However, our Convention will go an important step further: its protections will apply not only to property that has been designated by a State which has ratified the Council of Europe treaty, but to all property designated by any State that is party to the UNESCO Convention of 1970.  The coverage is therefore much wider as a result. We thought this is necessary because we know that some countries, Syria and Libya for example, will not be able to join the family of the States parties to our Convention in the very near future. However, we need to protect their cultural heritage from the illicit trade and trafficking already now. We cannot wait anymore.

Alongside the main criminal law provisions, our Convention will also call on states to implement tried and tested preventative measures. For example, raising public awareness, giving people the means to report suspicious deals, establishing inventories which are publicly accessible, import and export procedures subject to specific certificates, records of transactions, international consultation and information. In other words, we are keen to ensure that the text involves and empowers the whole range of private actors needed to bring this illicit activity to light – the auction houses, the museum curators, the restorers, the online traders and so on.

And, as with all successful Council of Europe conventions, we need an effective system for monitoring compliance.

We have sixty years’ worth of experience in monitoring international treaties and experience shows that common rules and standards are vital but, alone, insufficient.

It is also necessary to continually assess their implementation and to actively help states overcome the obstacles they may face.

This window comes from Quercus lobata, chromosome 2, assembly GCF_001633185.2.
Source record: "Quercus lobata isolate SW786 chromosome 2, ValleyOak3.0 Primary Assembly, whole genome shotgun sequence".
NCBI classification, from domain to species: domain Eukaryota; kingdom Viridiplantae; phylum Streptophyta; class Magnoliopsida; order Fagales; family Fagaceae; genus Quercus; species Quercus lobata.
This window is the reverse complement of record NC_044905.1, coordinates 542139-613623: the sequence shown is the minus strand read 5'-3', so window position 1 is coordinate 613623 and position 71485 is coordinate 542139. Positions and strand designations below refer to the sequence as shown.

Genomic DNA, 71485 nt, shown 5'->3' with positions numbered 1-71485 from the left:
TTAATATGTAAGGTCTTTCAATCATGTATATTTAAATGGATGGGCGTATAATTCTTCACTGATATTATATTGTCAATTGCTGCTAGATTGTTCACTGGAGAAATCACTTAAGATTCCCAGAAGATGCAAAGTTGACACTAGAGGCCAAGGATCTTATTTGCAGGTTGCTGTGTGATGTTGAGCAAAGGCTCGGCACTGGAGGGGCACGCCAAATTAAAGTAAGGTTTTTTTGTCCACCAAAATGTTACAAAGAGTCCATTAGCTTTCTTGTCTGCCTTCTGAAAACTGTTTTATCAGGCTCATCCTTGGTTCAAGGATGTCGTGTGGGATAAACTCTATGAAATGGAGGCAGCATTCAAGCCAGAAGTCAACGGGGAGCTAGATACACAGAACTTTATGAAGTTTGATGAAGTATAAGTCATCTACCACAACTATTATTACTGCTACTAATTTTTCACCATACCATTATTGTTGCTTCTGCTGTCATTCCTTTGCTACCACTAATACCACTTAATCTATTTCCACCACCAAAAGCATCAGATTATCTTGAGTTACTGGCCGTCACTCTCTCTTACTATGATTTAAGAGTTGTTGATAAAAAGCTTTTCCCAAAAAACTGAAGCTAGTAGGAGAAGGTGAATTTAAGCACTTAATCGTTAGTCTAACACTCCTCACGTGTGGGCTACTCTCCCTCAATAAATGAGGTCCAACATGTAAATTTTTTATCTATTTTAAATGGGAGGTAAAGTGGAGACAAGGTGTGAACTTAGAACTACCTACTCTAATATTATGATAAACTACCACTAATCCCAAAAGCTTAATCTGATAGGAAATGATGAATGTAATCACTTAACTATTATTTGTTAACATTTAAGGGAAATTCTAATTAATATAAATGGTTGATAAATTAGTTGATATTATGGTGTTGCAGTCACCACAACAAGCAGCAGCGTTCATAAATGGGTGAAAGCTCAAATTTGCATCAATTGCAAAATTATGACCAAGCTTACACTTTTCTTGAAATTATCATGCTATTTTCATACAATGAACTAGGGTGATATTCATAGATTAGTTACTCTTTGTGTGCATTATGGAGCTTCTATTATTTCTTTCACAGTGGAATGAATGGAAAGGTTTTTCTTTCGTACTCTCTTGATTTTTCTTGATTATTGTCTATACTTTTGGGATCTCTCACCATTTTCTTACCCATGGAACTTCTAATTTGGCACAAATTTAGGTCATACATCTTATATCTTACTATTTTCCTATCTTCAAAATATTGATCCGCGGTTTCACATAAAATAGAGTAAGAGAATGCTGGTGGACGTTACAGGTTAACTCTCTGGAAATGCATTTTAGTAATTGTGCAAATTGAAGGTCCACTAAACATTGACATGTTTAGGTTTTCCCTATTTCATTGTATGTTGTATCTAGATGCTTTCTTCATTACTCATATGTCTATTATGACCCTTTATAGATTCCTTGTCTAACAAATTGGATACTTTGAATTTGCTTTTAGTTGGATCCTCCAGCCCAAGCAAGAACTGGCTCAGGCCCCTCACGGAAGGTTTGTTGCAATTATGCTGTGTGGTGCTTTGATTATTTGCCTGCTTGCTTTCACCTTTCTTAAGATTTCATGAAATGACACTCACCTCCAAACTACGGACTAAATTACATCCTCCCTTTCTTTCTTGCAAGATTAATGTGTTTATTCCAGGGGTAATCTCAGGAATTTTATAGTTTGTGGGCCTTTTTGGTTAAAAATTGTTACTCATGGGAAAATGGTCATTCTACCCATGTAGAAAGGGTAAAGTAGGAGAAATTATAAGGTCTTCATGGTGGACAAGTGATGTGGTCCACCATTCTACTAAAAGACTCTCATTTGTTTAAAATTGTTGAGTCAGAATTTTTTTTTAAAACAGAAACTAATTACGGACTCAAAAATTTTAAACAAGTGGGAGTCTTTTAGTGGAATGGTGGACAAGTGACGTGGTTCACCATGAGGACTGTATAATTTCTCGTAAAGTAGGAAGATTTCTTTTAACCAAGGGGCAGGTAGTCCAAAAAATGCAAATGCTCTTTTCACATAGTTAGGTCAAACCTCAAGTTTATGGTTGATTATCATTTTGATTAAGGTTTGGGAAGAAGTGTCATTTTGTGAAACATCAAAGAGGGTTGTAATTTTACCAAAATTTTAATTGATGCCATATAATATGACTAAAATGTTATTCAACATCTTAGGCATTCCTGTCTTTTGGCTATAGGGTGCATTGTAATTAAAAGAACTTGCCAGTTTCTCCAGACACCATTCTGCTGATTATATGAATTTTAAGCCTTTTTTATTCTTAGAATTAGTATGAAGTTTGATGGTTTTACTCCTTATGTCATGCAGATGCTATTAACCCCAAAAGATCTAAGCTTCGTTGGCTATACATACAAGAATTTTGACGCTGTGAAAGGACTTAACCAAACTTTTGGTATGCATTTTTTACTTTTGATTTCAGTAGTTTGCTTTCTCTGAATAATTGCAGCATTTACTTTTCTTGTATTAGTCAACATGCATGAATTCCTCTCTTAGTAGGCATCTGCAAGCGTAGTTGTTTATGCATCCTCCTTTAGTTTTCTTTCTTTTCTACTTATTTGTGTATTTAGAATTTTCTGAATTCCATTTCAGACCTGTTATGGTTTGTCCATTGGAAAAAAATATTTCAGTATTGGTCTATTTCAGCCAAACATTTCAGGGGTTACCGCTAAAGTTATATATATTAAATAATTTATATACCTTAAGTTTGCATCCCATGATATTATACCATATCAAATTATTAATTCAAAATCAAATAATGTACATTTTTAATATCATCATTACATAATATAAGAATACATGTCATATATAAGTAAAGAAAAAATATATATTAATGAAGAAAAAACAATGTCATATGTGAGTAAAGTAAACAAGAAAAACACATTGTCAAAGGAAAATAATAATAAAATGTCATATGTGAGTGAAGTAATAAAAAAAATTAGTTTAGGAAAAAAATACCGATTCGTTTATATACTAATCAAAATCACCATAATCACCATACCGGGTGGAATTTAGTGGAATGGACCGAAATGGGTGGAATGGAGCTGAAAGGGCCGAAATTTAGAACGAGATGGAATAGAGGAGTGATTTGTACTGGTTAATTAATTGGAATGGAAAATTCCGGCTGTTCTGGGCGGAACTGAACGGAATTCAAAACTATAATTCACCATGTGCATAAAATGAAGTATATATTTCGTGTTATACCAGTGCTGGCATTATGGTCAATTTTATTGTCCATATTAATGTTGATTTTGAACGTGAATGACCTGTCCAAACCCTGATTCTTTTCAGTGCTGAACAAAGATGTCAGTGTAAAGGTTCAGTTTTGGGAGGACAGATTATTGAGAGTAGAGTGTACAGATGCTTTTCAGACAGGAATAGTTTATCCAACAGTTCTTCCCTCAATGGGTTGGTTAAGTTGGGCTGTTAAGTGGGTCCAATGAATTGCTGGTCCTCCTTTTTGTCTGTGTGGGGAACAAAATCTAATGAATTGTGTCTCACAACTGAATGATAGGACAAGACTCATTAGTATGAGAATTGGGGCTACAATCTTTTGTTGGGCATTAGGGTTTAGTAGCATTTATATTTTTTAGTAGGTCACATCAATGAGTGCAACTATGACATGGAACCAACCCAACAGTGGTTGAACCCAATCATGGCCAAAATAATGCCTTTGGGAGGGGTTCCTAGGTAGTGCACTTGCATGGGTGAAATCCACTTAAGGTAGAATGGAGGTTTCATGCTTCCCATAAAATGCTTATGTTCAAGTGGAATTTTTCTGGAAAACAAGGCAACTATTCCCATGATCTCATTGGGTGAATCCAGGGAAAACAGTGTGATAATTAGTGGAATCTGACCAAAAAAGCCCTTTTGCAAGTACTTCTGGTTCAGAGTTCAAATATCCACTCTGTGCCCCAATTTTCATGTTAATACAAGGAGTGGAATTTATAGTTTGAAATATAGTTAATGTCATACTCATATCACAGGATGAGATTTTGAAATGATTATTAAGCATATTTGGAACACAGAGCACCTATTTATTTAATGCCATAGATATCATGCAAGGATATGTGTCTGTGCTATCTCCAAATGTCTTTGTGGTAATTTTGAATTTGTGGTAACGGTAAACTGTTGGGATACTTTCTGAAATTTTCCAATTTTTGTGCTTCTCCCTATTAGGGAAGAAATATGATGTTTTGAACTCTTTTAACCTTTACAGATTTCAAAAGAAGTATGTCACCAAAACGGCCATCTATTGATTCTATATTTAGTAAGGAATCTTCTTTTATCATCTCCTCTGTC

The new Convention thus foresees the establishment of a body composed of state representatives, a Committee of the Parties, to oversee implementation.

In order to support this Committee, we are also investigating the establishment of a European Observatory for offences related to cultural property which could look, systematically, at how countries are realising the aims set out in the treaty, and how they are working together.

Such an Observatory would then be in a position to analyse that data, providing states with an overview and recommending necessary actions and improvements. This is now one of the key issues under discussion as we finalise the text in the coming weeks.

As with all international treaties, the new Convention will ultimately be as strong as the political will behind it – as I’m sure Secretary General Estrella will attest. So far the response from our members has been very encouraging. Our governments see the legal gaps and they know that working together is the only way to close them.

In terms of the international legal framework against cultural trafficking – an effort pioneered by UNIDROIT and UNESCO – our Convention should be the missing piece of the puzzle. We have learnt a lot from UNIDROIT’s experiences and we value greatly the opportunity to continue collaborating to make both of our Conventions as successful as possible, and that of UNESCO.

International Organisations are always at our best when we draw on our collective strengths, as we are doing here. Standing together, as we are, I believe sends a very powerful message: that in Europe and across the world, we are not willing to accept the theft and destruction of our history and heritage by terrorists, opportunists and profiteers. And, together we are closing in on these criminals, so that there are fewer and fewer places for them to hide. Thank you.